From Tehran Declaration to Geneva Deal
Tolga DemiryolTurkey, like the majority of the international community, enthusiastically endorsed the interim nuclear deal reached in Geneva on Nov. 24. The Turkish government spent a great deal of political capital towards a diplomatic solution for the Iran nuclear issue. Over the years, Turkey supported Iran’s right to develop nuclear power for civilian purposes. In a speech at the Brookings Institute In November 2008, PM Erdoğan proposed Turkey act as a mediator between the new Obama administration and Iran, to which the U.S. officials responded positively.
Ankara considered its role as a mediator in the Iran nuclear crisis both a source and an indication of Turkey’s growing soft power. By playing an active role in the resolution of regional conflicts, Ankara has hoped to raise its image as a responsible and impartial leader that solves problems by developing initiatives and forming broad coalitions with all relevant actors. To that end, Turkish officials sought to directly engage their Iranian counterparts, rather than partaking in coercive diplomacy via harsher economic sanctions.
Ankara’s diplomatic efforts eventually paved the way for the May 2010 nuclear swap deal. According to the deal brokered by Turkey and Brazil, Iran would exchange 1200 kg of low-enriched uranium (LEU) in return for 120 kg of reactor fuel. The U.S. dismissed the deal as a negotiating ploy by Tehran. When the remaining members of the UNSC pressed for more sanctions, Turkey had little choice but to veto UNSC Resolution 1929, as not doing so would have damaged its credibility.
Since the mediation efforts reached their peak at the ill-fated Tehran Declaration, Turkey has been sidelined from the nuclear negotiations. Turkey’s role has been effectively downgraded from a key mediator during the Tehran Declaration in 2010 to an outside observer during the Geneva talks in 2013. Why?
It is primarily the change in Tehran’s attitude towards Ankara that pushed Turkey to the fringes of the diplomatic process. At the core of the growing rift between Tehran and Ankara is their opposite stances vis-à-vis the Arab Spring. The uprisings forced Turkey to take sides in the emerging conflicts, which in turn undermined the legitimacy of Ankara’s claim that it is an impartial player.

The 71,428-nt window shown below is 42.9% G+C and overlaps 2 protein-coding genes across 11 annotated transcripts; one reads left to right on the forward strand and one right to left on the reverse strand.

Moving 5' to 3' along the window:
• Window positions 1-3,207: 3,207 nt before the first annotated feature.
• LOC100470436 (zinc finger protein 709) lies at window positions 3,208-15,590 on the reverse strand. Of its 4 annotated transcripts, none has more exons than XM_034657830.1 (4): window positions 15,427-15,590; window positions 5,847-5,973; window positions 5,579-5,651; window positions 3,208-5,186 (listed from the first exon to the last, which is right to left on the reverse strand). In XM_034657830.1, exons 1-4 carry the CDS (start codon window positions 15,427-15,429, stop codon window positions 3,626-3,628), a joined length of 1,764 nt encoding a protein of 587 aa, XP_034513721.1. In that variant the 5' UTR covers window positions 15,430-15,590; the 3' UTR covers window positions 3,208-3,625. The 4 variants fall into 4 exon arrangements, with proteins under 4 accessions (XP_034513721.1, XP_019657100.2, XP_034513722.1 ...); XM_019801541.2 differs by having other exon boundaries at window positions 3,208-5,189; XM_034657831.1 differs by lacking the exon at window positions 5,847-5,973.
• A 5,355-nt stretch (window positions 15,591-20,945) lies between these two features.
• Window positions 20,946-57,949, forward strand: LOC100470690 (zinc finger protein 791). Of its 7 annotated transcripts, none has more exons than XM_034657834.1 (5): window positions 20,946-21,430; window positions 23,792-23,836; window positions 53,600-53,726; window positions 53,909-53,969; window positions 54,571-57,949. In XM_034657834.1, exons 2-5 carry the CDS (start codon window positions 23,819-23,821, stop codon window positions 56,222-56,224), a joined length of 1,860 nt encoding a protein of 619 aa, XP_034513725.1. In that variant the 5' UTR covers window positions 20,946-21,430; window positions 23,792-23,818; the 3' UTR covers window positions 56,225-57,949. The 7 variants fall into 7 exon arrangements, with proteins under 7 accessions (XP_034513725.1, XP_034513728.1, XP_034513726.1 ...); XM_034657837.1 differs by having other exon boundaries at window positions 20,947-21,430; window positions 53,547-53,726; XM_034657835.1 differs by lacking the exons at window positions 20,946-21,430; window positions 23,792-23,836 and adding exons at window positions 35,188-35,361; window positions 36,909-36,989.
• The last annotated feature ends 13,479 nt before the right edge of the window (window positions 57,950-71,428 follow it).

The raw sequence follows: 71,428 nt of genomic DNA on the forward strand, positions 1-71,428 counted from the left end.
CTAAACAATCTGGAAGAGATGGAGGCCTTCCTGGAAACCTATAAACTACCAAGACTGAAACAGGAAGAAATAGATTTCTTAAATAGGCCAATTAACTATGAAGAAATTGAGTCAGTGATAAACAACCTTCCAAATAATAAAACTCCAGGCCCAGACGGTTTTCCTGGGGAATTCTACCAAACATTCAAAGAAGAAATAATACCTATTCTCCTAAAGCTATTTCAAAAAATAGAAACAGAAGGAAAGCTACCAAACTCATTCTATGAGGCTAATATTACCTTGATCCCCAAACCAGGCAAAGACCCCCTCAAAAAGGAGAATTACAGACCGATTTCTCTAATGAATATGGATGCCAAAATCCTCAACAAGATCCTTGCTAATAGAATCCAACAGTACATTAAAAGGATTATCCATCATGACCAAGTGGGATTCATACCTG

The critical point of departure was the Syrian civil war. Turkey’s hardliner policy towards the al-Assad regime− Iran’s main regional ally− diminished Ankara’s capacity to mediate nuclear negations. Iranian officials were forthcoming about their discontent with Turkey’s policy towards Syria. In January 2011, Turkey hosted diplomatic meetings on Iran in Istanbul. In March 2012, Alaaddin Burucerdi, the President of the External Relations Commission of Iran, said the next round of nuclear talks, which were also scheduled to take place in Istanbul in April, should be moved to Baghdad, Damascus or Beijing. He declared that due to Turkey’s position on Syria, Ankara had lost its credibility as an impartial actor to host the talks. Turkey was not directly involved in the subsequent talks in Baghdad (May 2012) and Almaty (April 2013). Turkey also played no apparent role in the process leading up to the Geneva talks in November.
The interim real reached in Geneva is a victory for Turkey, as much as it is a victory for the region (except for Israel and Saudi Arabia). Ankara will benefit from the deal if it is finalized. The easing of sanctions will have a positive impact on Turkey-Iran trade. The deal will also ease the minds of Turkish officials regarding the restrictions Turkey might face in developing its own nuclear program. However, the fact that Iran sidelined Turkey in the critical stages of the diplomatic process reveals the limits of the ambitious Turkish foreign policy.
Turkey’s claim to be an impartial actor in regional issues has lost a great deal of legitimacy in the aftermath of the Arab Spring. This failure could eventually turn out to be a positive force if it urges Turkish foreign policy makers to recalibrate their priorities and instruments. Impartiality might be a noble idealist aspiration but it has proved to be an ineffective guide for realist foreign policy, particularly in the unforgiving geopolitical landscape of the Middle East.
Asst. Prof. Tolga Demiryol, Department of Political Science and Public Administration School of Economics and Administrative Sciences, Istanbul Kemerburgaz University